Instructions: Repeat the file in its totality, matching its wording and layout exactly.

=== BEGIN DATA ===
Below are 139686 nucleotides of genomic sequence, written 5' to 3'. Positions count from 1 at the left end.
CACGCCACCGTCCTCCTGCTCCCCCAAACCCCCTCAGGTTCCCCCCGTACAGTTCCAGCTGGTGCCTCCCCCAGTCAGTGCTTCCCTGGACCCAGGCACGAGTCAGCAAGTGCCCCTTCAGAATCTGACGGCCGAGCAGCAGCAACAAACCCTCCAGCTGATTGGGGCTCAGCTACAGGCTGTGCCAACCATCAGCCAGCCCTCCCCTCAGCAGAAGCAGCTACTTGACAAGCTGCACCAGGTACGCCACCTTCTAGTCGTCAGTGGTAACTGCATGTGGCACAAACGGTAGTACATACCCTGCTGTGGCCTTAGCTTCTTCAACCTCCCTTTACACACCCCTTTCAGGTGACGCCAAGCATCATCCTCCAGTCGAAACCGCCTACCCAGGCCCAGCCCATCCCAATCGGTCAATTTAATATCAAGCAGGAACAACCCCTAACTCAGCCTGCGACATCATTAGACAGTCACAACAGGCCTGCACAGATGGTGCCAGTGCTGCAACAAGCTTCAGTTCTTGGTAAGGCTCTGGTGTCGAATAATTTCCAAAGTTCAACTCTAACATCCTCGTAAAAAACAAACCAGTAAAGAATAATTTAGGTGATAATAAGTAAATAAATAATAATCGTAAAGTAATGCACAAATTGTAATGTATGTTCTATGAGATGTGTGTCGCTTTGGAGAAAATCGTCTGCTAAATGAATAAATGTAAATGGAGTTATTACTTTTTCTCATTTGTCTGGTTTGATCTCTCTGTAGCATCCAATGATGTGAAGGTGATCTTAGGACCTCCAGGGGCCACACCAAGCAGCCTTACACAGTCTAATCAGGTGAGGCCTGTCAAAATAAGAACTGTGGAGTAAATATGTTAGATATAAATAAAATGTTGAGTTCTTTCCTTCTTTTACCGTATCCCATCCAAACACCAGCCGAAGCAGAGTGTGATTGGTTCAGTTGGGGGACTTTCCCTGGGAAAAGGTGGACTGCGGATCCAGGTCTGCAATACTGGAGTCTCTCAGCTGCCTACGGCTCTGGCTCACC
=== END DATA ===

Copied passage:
Below are 139686 nucleotides of genomic sequence, written 5' to 3'. Positions count from 1 at the left end.
CACGCCACCGTCCTCCTGCTCCCCCAAACCCCCTCAGGTTCCCCCCGTACAGTTCCAGCTGGTGCCTCCCCCAGTCAGTGCTTCCCTGGACCCAGGCACGAGTCAGCAAGTGCCCCTTCAGAATCTGACGGCCGAGCAGCAGCAACAAACCCTCCAGCTGATTGGGGCTCAGCTACAGGCTGTGCCAACCATCAGCCAGCCCTCCCCTCAGCAGAAGCAGCTACTTGACAAGCTGCACCAGGTACGCCACCTTCTAGTCGTCAGTGGTAACTGCATGTGGCACAAACGGTAGTACATACCCTGCTGTGGCCTTAGCTTCTTCAACCTCCCTTTACACACCCCTTTCAGGTGACGCCAAGCATCATCCTCCAGTCGAAACCGCCTACCCAGGCCCAGCCCATCCCAATCGGTCAATTTAATATCAAGCAGGAACAACCCCTAACTCAGCCTGCGACATCATTAGACAGTCACAACAGGCCTGCACAGATGGTGCCAGTGCTGCAACAAGCTTCAGTTCTTGGTAAGGCTCTGGTGTCGAATAATTTCCAAAGTTCAACTCTAACATCCTCGTAAAAAACAAACCAGTAAAGAATAATTTAGGTGATAATAAGTAAATAAATAATAATCGTAAAGTAATGCACAAATTGTAATGTATGTTCTATGAGATGTGTGTCGCTTTGGAGAAAATCGTCTGCTAAATGAATAAATGTAAATGGAGTTATTACTTTTTCTCATTTGTCTGGTTTGATCTCTCTGTAGCATCCAATGATGTGAAGGTGATCTTAGGACCTCCAGGGGCCACACCAAGCAGCCTTACACAGTCTAATCAGGTGAGGCCTGTCAAAATAAGAACTGTGGAGTAAATATGTTAGATATAAATAAAATGTTGAGTTCTTTCCTTCTTTTACCGTATCCCATCCAAACACCAGCCGAAGCAGAGTGTGATTGGTTCAGTTGGGGGACTTTCCCTGGGAAAAGGTGGACTGCGGATCCAGGTCTGCAATACTGGAGTCTCTCAGCTGCCTACGGCTCTGGCTCACC